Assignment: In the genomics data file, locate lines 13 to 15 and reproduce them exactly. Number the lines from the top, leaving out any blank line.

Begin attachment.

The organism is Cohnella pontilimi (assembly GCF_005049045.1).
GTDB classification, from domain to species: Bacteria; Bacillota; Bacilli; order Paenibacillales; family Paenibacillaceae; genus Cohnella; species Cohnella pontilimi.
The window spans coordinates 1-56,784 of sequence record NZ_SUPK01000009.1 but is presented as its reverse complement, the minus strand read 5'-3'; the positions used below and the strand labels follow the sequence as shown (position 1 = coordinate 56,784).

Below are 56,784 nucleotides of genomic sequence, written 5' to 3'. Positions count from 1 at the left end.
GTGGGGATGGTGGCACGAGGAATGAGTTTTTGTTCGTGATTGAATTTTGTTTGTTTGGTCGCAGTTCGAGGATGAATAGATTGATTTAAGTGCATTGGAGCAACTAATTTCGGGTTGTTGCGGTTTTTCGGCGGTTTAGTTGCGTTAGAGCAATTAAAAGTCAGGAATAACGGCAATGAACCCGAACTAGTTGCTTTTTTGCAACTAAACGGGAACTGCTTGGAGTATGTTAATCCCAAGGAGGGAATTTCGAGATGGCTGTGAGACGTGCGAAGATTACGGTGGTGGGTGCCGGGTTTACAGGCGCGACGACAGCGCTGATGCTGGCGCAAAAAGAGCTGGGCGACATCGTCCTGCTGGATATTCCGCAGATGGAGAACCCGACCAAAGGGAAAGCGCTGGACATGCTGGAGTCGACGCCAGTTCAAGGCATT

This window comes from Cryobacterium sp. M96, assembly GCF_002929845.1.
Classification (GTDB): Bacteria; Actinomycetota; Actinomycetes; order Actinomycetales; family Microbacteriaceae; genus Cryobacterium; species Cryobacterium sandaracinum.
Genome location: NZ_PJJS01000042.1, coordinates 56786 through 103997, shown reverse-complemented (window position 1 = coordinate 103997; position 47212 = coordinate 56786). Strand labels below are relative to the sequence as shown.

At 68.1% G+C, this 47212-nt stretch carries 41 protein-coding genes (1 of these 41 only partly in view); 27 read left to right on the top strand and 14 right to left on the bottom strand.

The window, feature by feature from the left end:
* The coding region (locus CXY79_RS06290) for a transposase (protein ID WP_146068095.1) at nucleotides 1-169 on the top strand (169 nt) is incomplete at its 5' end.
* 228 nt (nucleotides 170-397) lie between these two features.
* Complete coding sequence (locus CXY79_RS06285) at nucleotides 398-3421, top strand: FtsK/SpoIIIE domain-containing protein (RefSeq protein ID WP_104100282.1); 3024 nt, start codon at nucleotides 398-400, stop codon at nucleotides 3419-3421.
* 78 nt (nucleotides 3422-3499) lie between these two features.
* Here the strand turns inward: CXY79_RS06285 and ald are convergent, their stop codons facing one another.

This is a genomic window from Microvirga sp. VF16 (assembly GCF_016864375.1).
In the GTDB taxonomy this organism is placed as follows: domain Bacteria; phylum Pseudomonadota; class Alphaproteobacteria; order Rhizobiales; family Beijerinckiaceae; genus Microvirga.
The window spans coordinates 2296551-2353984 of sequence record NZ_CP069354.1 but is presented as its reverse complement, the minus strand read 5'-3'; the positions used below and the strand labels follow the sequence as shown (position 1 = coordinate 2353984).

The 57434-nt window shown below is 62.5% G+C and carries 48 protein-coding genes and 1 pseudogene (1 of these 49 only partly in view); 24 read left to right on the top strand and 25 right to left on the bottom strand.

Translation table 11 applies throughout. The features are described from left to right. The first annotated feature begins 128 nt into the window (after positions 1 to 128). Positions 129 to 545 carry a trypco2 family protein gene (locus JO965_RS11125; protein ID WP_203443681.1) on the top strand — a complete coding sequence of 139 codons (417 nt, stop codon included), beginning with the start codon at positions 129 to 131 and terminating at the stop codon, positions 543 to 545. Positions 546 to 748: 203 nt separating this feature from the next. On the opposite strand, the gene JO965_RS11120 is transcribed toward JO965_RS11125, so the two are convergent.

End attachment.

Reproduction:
* Complete coding sequence (locus CXY79_RS06285) at nucleotides 398-3421, top strand: FtsK/SpoIIIE domain-containing protein (RefSeq protein ID WP_104100282.1); 3024 nt, start codon at nucleotides 398-400, stop codon at nucleotides 3419-3421.
* 78 nt (nucleotides 3422-3499) lie between these two features.
* Here the strand turns inward: CXY79_RS06285 and ald are convergent, their stop codons facing one another.